I touched on this book in Comics Alliance's weekly preview column, but more detail wouldn't hurt, huh? As I noted there, this is something of a Christmas special, although David Finch's generic drawing of Batman posing doesn't do anything to allude to that fact other than include some snow. It's also an anthology, featuring five stories from some of the current Batman line's creators and some special guests.
The lead story was my favorite, despite the art. It's by regular Batman writer Tom King and original Batman artist David Finch, and tells the New 52/"Rebirth" origin of Ace, The Bathound. At just eight pages, it's basically just a cute story highlighting Alfred and Bruce's relationship. It also features a mention of Kite-Man, which means King has managed to work Kite-Man into three consecutive Batman stories in a row, which must be some kind of record (He was in the epilogue of "I Am Gotham," appeared in the Arkham scene of "I Am Suicide" and gets name-dropped here).
Finch's art is Finch's art, and beyond my own dislike of the style, it also just kinda generally falls down on the job of conveying visual information. Like, when Ace is first found, I suspect the art is meant to depict some kind of pit, as there's an indication in the dialogue that Ace (and three other dogs) couldn't climb out of it to run away and find food. But Finch draws a crater rather than a pit, one that is so shallow that the dogs could have easily left any time they wanted. I'm continually confounded by how far some artists get in their careers (drawing Batman regularly is a really big deal for a superhero artist, right?) without ever mastering the most basic of basics.
I wonder if we'll be seeing more of this Ace, and how he'll get along with Titus and the rest of Damian's menagerie?
That's followed by a short story by All-Star Batman writer Scott Snyder, working with occasional partner Ray Fawkes, and All-Star back-up artist Declan Shalvey. It highlights a technological achievement of Batman's, but it mostly dedicated to Batman receiving a rather welcome false alarm on a winter night.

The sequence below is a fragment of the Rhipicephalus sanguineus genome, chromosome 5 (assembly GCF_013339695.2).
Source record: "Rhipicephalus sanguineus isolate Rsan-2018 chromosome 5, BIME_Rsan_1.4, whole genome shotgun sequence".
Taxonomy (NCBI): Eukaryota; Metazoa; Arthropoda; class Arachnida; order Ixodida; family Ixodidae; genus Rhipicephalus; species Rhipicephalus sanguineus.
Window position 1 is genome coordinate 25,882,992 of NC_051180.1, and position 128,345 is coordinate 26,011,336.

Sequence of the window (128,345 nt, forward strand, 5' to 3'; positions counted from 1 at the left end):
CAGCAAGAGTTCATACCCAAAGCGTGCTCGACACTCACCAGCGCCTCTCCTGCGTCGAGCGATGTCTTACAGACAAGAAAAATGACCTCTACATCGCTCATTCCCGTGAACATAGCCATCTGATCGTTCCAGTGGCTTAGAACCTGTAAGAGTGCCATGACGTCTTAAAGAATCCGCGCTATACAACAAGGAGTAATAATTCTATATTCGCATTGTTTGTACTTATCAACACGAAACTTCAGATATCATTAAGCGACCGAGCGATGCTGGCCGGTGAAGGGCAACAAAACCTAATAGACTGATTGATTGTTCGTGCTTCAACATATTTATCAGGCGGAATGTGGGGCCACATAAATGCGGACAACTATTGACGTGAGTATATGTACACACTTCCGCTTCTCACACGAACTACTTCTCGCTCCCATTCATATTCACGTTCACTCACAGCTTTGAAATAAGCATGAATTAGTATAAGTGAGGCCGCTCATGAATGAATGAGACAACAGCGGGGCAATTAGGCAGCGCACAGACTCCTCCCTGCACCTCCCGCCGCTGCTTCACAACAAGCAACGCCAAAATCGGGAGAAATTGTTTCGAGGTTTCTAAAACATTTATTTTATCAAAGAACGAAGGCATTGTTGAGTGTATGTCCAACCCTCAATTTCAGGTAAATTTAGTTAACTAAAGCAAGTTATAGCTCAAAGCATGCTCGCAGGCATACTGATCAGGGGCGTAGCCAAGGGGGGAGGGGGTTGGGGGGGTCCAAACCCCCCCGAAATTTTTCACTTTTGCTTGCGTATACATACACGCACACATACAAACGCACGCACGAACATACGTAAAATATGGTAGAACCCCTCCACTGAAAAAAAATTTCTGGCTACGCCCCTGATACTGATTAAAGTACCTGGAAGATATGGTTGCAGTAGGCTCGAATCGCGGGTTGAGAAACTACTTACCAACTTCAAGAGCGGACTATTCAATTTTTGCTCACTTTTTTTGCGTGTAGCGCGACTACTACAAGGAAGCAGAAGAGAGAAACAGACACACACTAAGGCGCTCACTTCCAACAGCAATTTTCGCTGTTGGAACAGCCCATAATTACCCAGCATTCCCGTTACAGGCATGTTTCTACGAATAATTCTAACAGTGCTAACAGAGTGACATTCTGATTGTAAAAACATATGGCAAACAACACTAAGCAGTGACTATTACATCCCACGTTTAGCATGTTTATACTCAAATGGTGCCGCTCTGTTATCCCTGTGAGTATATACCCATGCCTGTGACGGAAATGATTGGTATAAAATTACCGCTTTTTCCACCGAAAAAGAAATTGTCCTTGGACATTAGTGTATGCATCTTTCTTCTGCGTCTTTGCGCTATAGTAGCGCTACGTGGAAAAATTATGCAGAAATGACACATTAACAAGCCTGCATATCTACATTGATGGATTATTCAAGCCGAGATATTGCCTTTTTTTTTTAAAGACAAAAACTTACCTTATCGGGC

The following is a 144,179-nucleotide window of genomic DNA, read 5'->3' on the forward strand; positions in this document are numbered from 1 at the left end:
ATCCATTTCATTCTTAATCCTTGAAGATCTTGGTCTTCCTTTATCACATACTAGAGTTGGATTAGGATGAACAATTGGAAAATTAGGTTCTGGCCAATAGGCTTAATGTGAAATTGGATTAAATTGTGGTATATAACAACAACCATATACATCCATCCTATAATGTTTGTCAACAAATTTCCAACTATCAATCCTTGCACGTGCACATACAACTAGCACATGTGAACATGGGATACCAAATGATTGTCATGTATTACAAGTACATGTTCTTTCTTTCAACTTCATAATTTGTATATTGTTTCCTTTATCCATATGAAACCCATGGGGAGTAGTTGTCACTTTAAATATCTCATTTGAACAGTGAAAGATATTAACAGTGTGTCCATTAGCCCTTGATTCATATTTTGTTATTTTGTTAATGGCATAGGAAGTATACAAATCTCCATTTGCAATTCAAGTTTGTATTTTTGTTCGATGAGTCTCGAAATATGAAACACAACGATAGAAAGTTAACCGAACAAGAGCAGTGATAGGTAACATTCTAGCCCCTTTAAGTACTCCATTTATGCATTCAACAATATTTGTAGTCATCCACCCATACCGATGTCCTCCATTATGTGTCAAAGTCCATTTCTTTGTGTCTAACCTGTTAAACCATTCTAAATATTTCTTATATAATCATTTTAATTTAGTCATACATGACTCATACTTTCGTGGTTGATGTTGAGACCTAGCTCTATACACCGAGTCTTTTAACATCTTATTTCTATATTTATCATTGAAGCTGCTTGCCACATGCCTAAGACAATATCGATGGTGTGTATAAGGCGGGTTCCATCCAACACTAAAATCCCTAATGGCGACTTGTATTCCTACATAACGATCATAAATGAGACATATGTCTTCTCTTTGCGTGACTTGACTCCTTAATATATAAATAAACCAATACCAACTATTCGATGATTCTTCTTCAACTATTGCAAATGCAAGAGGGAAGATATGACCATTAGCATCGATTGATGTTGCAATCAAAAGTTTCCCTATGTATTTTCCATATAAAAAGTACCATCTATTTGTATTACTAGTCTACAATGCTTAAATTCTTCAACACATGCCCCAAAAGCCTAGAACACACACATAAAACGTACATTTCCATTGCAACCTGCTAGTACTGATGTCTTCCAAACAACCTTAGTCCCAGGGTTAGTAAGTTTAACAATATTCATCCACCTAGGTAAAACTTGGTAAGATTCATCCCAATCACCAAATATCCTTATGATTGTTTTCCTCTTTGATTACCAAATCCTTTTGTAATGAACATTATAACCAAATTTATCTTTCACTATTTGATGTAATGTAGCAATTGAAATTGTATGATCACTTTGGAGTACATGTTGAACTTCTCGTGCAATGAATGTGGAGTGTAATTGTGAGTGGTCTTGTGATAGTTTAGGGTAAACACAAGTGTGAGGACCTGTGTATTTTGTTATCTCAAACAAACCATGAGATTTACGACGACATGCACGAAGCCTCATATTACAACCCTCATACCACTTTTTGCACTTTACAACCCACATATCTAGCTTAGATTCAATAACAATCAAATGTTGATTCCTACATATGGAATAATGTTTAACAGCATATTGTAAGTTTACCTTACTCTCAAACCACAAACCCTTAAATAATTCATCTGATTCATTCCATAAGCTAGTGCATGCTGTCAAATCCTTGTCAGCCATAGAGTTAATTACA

Next up is a pairing by the biggest names involved, writer Paul Dini and artist Neal Adams, on "The Not So Silent Night of the Harlequin." It's a riff on the 1969 story "The Silent Night of the Batman" from Batman #219, which Adams penciled (Mike Friedrich wrote that one). Harley makes a reference to that story when Batman tells her he doesn't sing.
This is a weird one, in large part because of the weird disconnect between the Harley Quinn of Harley Quinn (this is that Harey) and the way she appears and has appeared in the the various Batman and Suicide Squad books over the last five years. It's also weird, of course, because its Adams, and while his is still one of the definitive portrayals of the character, he draws him here as he might have in the 1970s (this costume not only has brief on the outside, but the black bits are blue instead of gray, while Harley is in her initial New 52 look, despite living in Coney Island with her collection of weird friends) and gives him visible pupils in a few panels, which always freaks me out. Finally, the idea is that the spirit of Harley Quinn has galvanized various people in Gotham City to do good which, um, doesn't really jibe with the character at all...particularly as she's been portrayed in the Bat-books.
Two more to go!
Next? Writer Steve Orlando and Riley Rossmo, both of whom worked on the "Night of The Monster Men" crossover event I hope to review in full here shortly, collaborate on a story that ends with a box reading "End? The Stag Is Coming In 2017..." Presumably, this is a prequel story to something next year then. It involves a Gotham philanthropist who stages a winter wonderland thing for the children of Gotham, and gets attacked by Minister Blizzard. Minister Blizzard! The penultimate page has Duke handing a brooding Bruce Wayne a chocolate coin that Batwoman had Alfred make for them (she's Jewish, remember), and Batman does some obscure villain name-dropping: "I can punch Minister Blizzard or Lord Death-Man or Facade every time."